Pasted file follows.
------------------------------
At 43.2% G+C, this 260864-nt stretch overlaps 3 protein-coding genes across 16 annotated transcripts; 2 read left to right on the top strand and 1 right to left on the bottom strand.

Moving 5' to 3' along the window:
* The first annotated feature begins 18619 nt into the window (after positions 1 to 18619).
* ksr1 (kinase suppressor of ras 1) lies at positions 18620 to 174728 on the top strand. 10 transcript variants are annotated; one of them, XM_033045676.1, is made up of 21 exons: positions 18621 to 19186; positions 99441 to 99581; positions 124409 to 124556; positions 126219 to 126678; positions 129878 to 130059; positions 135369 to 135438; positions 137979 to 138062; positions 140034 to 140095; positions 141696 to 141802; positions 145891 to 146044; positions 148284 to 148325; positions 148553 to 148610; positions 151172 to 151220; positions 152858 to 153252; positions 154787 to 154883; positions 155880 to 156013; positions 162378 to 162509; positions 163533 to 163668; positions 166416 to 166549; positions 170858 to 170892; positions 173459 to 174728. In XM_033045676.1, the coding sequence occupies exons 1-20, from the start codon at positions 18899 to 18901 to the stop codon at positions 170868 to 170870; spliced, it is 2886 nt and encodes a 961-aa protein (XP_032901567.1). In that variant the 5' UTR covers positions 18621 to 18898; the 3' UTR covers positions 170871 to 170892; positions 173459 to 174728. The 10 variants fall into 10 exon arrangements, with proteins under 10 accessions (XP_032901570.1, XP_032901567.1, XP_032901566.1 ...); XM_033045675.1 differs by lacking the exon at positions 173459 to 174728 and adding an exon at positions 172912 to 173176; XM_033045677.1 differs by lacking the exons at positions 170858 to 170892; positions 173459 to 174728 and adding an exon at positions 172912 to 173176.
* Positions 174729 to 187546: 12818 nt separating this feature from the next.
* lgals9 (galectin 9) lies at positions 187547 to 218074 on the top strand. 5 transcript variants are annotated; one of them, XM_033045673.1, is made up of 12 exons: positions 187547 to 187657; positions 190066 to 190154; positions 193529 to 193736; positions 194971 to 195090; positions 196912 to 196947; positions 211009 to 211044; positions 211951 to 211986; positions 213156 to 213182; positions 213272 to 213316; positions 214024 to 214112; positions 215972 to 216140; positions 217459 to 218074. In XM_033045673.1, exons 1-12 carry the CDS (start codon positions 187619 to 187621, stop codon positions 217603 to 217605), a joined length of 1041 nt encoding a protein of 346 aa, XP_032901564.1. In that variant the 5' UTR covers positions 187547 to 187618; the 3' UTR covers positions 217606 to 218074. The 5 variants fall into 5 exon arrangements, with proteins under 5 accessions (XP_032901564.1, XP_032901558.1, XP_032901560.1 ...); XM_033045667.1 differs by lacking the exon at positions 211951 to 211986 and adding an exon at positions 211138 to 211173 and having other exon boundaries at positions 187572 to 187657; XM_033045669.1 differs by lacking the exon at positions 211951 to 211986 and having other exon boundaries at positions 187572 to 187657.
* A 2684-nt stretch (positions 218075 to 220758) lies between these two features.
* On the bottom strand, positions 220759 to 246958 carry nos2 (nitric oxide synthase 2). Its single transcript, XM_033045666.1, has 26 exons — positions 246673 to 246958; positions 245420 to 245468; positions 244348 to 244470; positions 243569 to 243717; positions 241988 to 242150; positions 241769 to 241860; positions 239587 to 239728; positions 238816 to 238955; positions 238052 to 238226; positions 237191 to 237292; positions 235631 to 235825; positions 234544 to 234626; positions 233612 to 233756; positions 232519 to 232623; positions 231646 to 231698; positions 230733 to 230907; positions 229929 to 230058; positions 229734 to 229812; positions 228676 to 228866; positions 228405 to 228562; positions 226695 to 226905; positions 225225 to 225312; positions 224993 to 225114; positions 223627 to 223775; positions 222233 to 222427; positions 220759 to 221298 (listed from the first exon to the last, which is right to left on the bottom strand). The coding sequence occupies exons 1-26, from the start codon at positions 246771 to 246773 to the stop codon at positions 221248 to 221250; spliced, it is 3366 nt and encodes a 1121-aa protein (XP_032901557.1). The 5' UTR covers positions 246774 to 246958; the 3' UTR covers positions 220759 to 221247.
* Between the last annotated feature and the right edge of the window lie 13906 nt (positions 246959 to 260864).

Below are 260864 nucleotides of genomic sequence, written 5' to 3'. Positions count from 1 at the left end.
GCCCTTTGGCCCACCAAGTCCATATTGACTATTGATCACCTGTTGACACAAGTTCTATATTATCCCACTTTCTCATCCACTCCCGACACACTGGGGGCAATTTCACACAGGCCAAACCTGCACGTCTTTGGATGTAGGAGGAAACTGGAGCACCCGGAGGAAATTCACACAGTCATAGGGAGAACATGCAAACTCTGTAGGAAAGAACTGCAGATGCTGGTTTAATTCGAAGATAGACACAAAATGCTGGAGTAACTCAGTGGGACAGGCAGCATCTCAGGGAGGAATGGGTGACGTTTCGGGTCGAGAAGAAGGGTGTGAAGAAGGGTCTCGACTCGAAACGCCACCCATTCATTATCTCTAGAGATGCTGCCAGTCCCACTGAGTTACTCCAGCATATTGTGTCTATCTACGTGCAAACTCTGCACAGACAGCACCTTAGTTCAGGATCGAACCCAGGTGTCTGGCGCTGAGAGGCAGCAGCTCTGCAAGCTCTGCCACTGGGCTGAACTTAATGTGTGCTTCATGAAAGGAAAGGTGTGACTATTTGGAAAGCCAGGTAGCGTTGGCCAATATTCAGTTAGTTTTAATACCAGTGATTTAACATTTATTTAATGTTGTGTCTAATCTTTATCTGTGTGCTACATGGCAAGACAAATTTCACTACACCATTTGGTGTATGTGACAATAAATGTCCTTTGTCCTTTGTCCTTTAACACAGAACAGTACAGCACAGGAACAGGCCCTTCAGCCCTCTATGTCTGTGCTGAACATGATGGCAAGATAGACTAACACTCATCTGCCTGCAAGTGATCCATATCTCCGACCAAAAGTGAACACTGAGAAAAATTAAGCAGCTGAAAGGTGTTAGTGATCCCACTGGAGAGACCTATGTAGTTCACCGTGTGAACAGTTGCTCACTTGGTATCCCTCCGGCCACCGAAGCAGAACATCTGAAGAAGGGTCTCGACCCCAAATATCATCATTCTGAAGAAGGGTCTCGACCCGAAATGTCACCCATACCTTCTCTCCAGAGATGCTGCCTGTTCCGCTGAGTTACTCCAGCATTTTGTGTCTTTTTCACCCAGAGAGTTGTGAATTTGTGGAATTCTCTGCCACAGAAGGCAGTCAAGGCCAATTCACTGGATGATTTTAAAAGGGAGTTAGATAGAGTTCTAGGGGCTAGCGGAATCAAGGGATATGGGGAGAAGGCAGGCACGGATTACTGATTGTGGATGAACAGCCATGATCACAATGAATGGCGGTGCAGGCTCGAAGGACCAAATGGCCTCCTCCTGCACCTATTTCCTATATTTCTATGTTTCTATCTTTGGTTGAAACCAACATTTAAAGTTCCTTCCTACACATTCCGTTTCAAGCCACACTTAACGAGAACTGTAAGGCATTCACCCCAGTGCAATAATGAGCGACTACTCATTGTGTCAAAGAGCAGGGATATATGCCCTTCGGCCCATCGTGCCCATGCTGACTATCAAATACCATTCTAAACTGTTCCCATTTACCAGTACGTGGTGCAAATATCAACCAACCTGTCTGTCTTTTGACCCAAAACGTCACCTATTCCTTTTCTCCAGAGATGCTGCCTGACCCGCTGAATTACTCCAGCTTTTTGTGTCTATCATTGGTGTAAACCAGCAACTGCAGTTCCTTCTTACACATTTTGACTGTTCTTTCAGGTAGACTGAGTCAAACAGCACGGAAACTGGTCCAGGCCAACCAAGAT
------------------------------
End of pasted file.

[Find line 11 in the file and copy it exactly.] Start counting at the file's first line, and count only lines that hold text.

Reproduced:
GCCCTTTGGCCCACCAAGTCCATATTGACTATTGATCACCTGTTGACACAAGTTCTATATTATCCCACTTTCTCATCCACTCCCGACACACTGGGGGCAATTTCACACAGGCCAAACCTGCACGTCTTTGGATGTAGGAGGAAACTGGAGCACCCGGAGGAAATTCACACAGTCATAGGGAGAACATGCAAACTCTGTAGGAAAGAACTGCAGATGCTGGTTTAATTCGAAGATAGACACAAAATGCTGGAGTAACTCAGTGGGACAGGCAGCATCTCAGGGAGGAATGGGTGACGTTTCGGGTCGAGAAGAAGGGTGTGAAGAAGGGTCTCGACTCGAAACGCCACCCATTCATTATCTCTAGAGATGCTGCCAGTCCCACTGAGTTACTCCAGCATATTGTGTCTATCTACGTGCAAACTCTGCACAGACAGCACCTTAGTTCAGGATCGAACCCAGGTGTCTGGCGCTGAGAGGCAGCAGCTCTGCAAGCTCTGCCACTGGGCTGAACTTAATGTGTGCTTCATGAAAGGAAAGGTGTGACTATTTGGAAAGCCAGGTAGCGTTGGCCAATATTCAGTTAGTTTTAATACCAGTGATTTAACATTTATTTAATGTTGTGTCTAATCTTTATCTGTGTGCTACATGGCAAGACAAATTTCACTACACCATTTGGTGTATGTGACAATAAATGTCCTTTGTCCTTTGTCCTTTAACACAGAACAGTACAGCACAGGAACAGGCCCTTCAGCCCTCTATGTCTGTGCTGAACATGATGGCAAGATAGACTAACACTCATCTGCCTGCAAGTGATCCATATCTCCGACCAAAAGTGAACACTGAGAAAAATTAAGCAGCTGAAAGGTGTTAGTGATCCCACTGGAGAGACCTATGTAGTTCACCGTGTGAACAGTTGCTCACTTGGTATCCCTCCGGCCACCGAAGCAGAACATCTGAAGAAGGGTCTCGACCCCAAATATCATCATTCTGAAGAAGGGTCTCGACCCGAAATGTCACCCATACCTTCTCTCCAGAGATGCTGCCTGTTCCGCTGAGTTACTCCAGCATTTTGTGTCTTTTTCACCCAGAGAGTTGTGAATTTGTGGAATTCTCTGCCACAGAAGGCAGTCAAGGCCAATTCACTGGATGATTTTAAAAGGGAGTTAGATAGAGTTCTAGGGGCTAGCGGAATCAAGGGATATGGGGAGAAGGCAGGCACGGATTACTGATTGTGGATGAACAGCCATGATCACAATGAATGGCGGTGCAGGCTCGAAGGACCAAATGGCCTCCTCCTGCACCTATTTCCTATATTTCTATGTTTCTATCTTTGGTTGAAACCAACATTTAAAGTTCCTTCCTACACATTCCGTTTCAAGCCACACTTAACGAGAACTGTAAGGCATTCACCCCAGTGCAATAATGAGCGACTACTCATTGTGTCAAAGAGCAGGGATATATGCCCTTCGGCCCATCGTGCCCATGCTGACTATCAAATACCATTCTAAACTGTTCCCATTTACCAGTACGTGGTGCAAATATCAACCAACCTGTCTGTCTTTTGACCCAAAACGTCACCTATTCCTTTTCTCCAGAGATGCTGCCTGACCCGCTGAATTACTCCAGCTTTTTGTGTCTATCATTGGTGTAAACCAGCAACTGCAGTTCCTTCTTACACATTTTGACTGTTCTTTCAGGTAGACTGAGTCAAACAGCACGGAAACTGGTCCAGGCCAACCAAGAT